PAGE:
Most Millennial entrepreneurs haven’t been taken seriously at one point or another.
This is why I absolutely love seeing entrepreneurs in my generation thrive and succeed.
Throughout my career, I’ve often been the youngest person in the room. I’ve been warned before leading a training class at a Fortune 500 company that a lot of senior employees may not be inclined to hear what I have to say.
When scenarios like this happen, it doesn’t worry me.
As soon as I begin speaking, I know my experience will shine through — and I will gain the respect of everyone in the room. I am confident that I have the knowledge and expertise to back my words up.
I may look younger than other trainers and consultants, but I have the necessary experience. And I worked very hard to earn that experience.
It can be frustrating at times. But as time passes, I only add to my expertise and get even better at my delivery.
While we all have unique strengths, here are a few pieces of advice that every Millennial entrepreneur should hear.
1. Keep Your Eye on the Prize
We live in a world of distractions.
The multitude of digital distractions that surround us chip away at our attention spans. For entrepreneurs, getting distracted can lead to outright failure. It’s easy to get caught up thinking through every detail — and it can prevent you from putting out a minimum viable product.
Get your product or service out the door as soon as possible. Race towards your first dollar.
As an entrepreneur, it’s good to put together the infrastructure and look at bigger deals. But bigger deals take longer to make, and cash flow is important.
It’s okay to roll out a product or service early to get feedback, and then perfect it as you grow. Validate the market interest before spending months (or years) perfecting something that you haven’t yet confirmed the market wants.
Just don’t let the latest fad distract you from quick turnarounds.
2. Stay Consistent
You have to be consistent in your products, in your service, in your business.
It’s also much easier to stay consistent in your work if you practice consistency in every aspect of your life.
That doesn’t mean you should resistant change or stop looking for new ways to improve. It means working towards your goals steadily and efficiently.
The more you can systematize and document your consistent processes, the easier it will be to automate, delegate, or outsource repetitive tasks as you scale.
3. Know Your Industry and Your Numbers
Here’s an interesting exercise to see if you know your industry:
Pitch to someone who knows nothing about your industry. Then, listen to what kind of questions they ask. They’ll likely ask broad questions about what you just told them.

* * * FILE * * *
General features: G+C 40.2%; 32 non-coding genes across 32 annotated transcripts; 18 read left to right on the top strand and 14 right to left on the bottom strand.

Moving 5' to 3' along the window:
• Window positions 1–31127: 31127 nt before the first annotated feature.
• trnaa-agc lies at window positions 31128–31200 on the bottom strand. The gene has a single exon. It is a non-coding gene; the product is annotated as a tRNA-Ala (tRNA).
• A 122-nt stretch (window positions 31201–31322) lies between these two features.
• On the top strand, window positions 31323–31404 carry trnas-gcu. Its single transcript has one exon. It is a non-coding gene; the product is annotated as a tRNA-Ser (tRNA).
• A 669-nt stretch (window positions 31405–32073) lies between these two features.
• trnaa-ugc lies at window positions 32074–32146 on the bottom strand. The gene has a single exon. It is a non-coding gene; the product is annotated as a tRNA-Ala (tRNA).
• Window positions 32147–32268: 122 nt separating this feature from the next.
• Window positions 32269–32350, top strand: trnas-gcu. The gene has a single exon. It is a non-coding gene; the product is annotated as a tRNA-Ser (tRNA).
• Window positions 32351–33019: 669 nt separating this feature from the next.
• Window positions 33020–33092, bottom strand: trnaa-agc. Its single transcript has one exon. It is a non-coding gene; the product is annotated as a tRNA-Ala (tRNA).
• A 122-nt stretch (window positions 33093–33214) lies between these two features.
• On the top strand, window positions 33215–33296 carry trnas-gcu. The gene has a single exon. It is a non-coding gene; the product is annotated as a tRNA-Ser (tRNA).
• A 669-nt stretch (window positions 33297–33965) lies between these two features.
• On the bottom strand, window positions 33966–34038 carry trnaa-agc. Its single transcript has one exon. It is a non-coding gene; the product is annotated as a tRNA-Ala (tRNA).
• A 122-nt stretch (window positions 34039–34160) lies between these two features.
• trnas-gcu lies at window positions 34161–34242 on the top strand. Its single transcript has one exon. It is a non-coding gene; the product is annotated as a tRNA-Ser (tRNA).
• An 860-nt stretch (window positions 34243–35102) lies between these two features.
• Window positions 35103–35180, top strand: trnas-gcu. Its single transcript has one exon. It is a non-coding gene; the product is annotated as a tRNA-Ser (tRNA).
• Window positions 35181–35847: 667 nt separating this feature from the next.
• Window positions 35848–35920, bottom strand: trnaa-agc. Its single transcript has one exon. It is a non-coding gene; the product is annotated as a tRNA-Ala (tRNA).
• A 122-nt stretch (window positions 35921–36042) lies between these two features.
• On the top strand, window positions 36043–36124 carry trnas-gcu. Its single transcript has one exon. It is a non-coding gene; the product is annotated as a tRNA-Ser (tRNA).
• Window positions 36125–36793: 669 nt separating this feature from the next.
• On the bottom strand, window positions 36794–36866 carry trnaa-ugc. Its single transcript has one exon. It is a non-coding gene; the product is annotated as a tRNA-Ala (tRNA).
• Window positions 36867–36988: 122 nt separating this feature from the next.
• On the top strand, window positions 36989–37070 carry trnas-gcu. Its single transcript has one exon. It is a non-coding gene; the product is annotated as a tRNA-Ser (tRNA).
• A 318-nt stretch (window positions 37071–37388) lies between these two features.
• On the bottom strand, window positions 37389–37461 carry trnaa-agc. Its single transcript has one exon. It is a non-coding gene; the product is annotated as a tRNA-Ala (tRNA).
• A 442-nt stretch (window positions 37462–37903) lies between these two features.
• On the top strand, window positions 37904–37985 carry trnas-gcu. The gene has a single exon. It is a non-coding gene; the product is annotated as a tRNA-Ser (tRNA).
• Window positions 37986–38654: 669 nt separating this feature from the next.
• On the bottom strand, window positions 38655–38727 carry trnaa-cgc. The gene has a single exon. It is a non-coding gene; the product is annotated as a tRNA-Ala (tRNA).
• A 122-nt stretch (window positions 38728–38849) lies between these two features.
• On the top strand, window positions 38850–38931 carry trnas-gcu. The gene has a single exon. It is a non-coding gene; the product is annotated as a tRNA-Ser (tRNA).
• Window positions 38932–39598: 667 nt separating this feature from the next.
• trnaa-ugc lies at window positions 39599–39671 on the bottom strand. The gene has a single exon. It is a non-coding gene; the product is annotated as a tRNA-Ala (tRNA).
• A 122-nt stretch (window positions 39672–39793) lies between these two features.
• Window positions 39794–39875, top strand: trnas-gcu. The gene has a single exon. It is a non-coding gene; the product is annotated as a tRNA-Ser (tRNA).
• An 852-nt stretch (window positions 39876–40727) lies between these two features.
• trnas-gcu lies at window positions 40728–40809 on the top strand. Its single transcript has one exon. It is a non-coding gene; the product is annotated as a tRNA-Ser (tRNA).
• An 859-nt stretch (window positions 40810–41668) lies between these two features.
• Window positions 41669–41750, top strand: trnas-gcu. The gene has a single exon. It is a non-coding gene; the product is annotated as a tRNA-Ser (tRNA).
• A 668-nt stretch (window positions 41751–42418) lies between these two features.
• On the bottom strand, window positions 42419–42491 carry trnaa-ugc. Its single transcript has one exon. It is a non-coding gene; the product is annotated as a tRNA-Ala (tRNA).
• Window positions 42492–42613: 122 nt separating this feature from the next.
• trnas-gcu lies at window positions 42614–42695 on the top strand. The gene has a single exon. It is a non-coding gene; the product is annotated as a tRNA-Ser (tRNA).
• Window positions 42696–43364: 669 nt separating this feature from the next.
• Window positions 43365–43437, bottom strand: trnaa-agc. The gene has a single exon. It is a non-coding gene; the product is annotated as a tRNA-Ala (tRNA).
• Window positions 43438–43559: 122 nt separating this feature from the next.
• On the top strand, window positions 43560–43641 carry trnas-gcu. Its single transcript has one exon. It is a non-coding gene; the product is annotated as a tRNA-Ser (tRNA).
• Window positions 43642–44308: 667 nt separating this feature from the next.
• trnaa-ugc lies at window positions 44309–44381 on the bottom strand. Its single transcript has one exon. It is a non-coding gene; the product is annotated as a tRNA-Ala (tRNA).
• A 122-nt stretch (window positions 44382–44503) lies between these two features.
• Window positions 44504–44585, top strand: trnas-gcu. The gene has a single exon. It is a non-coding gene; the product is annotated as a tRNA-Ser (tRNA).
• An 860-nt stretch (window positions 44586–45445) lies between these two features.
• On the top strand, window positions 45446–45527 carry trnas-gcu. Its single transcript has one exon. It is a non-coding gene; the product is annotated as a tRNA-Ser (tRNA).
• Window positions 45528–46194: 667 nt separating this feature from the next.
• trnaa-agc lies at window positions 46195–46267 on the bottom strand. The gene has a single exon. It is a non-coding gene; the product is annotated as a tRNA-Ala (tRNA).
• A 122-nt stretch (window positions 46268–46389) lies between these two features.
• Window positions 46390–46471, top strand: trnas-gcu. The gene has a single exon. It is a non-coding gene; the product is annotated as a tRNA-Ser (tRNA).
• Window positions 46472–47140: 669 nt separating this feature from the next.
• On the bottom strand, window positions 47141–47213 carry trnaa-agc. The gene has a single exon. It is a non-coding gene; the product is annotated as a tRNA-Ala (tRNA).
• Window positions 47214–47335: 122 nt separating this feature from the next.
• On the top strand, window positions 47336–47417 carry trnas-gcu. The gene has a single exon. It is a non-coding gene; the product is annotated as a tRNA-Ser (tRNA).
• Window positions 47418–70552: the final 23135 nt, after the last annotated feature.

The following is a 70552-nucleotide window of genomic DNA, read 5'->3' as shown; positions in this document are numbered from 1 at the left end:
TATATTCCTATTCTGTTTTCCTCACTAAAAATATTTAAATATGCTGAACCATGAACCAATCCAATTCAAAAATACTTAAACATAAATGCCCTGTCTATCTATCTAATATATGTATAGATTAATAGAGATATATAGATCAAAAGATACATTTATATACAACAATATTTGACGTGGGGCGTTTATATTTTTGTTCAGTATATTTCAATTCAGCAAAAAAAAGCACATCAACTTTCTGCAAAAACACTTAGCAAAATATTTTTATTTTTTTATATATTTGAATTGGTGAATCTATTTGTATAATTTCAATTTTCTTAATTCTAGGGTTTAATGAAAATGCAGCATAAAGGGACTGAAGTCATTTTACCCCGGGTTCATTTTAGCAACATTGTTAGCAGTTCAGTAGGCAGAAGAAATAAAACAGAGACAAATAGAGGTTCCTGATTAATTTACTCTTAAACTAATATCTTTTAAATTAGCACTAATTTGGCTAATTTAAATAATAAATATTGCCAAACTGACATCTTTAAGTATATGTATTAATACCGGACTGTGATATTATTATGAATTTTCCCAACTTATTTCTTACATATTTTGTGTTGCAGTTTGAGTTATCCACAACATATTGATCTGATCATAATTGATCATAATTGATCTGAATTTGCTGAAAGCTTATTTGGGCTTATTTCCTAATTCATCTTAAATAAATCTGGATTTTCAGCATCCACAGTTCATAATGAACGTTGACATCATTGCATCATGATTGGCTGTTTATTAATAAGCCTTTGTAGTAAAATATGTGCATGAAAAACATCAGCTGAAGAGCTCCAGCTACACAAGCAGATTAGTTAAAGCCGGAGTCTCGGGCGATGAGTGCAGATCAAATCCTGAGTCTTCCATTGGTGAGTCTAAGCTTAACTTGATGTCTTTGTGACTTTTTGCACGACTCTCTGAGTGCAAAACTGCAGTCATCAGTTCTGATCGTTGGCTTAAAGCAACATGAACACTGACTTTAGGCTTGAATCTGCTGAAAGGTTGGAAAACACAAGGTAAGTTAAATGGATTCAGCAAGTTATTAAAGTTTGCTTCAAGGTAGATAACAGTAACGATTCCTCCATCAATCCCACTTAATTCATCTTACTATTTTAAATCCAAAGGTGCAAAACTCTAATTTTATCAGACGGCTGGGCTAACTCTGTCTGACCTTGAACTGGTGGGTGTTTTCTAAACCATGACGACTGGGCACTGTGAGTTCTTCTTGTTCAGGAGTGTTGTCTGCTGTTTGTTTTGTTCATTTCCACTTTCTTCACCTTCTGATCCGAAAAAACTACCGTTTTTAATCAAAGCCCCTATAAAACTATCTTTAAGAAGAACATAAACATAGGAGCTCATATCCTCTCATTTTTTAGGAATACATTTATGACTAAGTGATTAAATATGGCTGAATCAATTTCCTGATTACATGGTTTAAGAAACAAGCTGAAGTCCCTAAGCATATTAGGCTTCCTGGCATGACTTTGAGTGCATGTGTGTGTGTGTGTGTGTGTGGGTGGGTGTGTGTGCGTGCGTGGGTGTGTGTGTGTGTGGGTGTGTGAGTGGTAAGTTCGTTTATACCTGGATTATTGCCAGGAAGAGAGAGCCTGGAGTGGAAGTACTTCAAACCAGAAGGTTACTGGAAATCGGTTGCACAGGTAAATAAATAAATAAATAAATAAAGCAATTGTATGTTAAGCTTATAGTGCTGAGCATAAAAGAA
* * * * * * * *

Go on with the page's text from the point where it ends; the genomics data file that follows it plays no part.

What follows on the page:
Questions that you might assume are self-explanatory.
How good are your answers? More importantly, can you simplify your explanation? Does the person understand the value of your product or service and know what differentiates you from competitors?
When you pitch an investor or a client, you have to know your business, your industry, and your numbers.
There’s no substitute for that knowledge. Believe me, people will know quickly if you don’t have it. It’s just like what Mr. Wonderful always says on Shark Tank, “You have to know your numbers.”
Go through the different aspects of your company from an investor’s perspective. That way, you’ll have answers in advance.
There’s a world of difference between an answer you give to an anticipated question and an answer you have to think up on the spot.
4. Be Agile
I wish I could drill “Be agile. Stay agile” into every Millennial entrepreneur’s mindset.
Don’t let old thinking constrain you.
Respond to change, work in shorter iterations, and release to market sooner.
Validate the interest in your product or service — and learn what customers value most in your features.
Here’s why this is essential:
Just the other day, a client called about a training class I used to teach. It had been awhile since I taught the class, and there had been so many updates in that industry’s practices. It would have taken me several weeks to shift my attention away from my current projects and create new content to meet the latest standards.
I couldn’t just tell them, “Sure, I’ll teach the class.”
Even though I didn’t have time to focus on updates, I didn’t end the conversation. Instead, I reached out to someone in my network that currently teaches the same class. I asked if we could collaborate and do a revenue share, so I could license that person’s material instead of creating my own from scratch.
Instead of saying no to a potential client, I made a strategic alliance that allowed me to say yes.
Instead of reinventing the wheel, I worked with someone who already had a focus in that area. That’s being agile.
And it’s important because you can’t be good at everything.
You just can’t. You may be good at several things, but you will eventually reach your limit. As long as you’re good at being agile, that will carry you through.
Fortunately, I think the agile mindset is something that Millennials tend to identify with. Millennials have grown up in an era with astounding advances in technology. We aren’t married to old assumptions and processes, because we’ve seen how quickly they can be replaced.
The agile mindset is part of our nature.
So, take that and run with it.
Have consistency. Keep pushing forward. Know your industry and your numbers. Be agile.
If you can do these things, you’ll put yourself in the best possible position to succeed as an entrepreneur.